What doesn’t bother me, though, is that neither Hard Luck Woman or Tomorrow And Tonight are done in front of an audience, but on a soundcheck. When I first heard that album, I thought they were done live. Good enuff for me.

    I did see Heaven & Hell twice, both times at Sweden Rock. The first time, in 2007, was magical. They played Sign Of The Southern Cross and I had goosebumps. In 2009, they were really good, but the sound was destroyed by the moronic sound laws we have in Sweden, not louder than 100 dB, and the sound guy who didn’t really know what to do with making sure everybody in the band sounding equally loud and whatnot.
    After this review, I might wanna get my hands on this album, even though Southern Cross isn’t on the album. How could a gem like that be left out? One point is taken off that album because of that…

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    1. I know the exact moments you’re talking about on Alive II. I agree fully. I’m not naive enough to think every live album really is live (or even every concert, with some groups) but at least maintain the illusion for me. It’s like…seeing the strings holding up the Enterprise.

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  2. Heh well, they can’t all be Rollin’s The Only Way To Know For Sure… Still, this looks awesome to me. Oh Dude, Dio, what a front man. And here I am still trying to get all of the studio albums (I’m halfway, or thereabouts). I hadn’t even started a To Get list of live stuff yet!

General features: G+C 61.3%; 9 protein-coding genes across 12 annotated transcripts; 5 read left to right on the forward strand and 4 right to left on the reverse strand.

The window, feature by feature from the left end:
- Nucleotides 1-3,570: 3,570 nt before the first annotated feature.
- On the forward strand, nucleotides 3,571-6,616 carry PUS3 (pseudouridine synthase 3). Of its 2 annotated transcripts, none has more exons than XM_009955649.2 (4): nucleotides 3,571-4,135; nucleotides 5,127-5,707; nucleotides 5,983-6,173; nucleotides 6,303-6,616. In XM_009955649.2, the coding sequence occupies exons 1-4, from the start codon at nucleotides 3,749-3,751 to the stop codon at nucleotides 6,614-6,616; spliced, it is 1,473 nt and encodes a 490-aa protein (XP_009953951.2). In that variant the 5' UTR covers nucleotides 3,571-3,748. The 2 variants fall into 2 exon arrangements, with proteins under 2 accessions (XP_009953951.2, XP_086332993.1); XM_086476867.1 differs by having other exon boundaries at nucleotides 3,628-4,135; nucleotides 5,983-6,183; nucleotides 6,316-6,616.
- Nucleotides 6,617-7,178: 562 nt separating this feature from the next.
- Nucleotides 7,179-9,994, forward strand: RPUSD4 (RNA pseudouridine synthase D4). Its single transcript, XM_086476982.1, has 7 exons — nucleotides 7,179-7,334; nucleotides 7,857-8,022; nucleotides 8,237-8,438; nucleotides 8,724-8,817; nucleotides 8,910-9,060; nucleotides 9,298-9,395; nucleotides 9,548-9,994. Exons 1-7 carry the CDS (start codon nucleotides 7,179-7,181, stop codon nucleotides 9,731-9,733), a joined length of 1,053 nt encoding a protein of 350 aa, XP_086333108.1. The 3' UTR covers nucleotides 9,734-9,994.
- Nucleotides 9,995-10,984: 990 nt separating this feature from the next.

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        1. It’s why I have about 20 Kiss Greatest Hits albums.

          A writer named Mitch Lafon posted a pic on his Facebook yesterday of his Kiss CD collection — 600 discs. All those Instant Lives looked so gorgeous all lined up together. Me, I only have 3 Instant Lives from Kiss. He had hundreds.

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    1. It’s more an Ozzy thing. Let me see your fucking cigarette lighters.

      My buddy Peter has an Ozzy bootleg from 95, with Geezer on bass. Video bootleg. At one point Ozzy asks, “Do you guys wanna hear some fucking Sabbath?” And you can hear clearly some people yelling NO!!!! Ozzy didn’t know what to do next. LOL “No? Well here’s Iron Man.”

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  3. There are some sneaky overdubs on this one. On the original broadcast, Iommi fluffs the start of the solo to Neon Knights and you can see him shaking his head, but on the DVD, the solo is fine and it cuts to a shot of Appice instead. Naughty.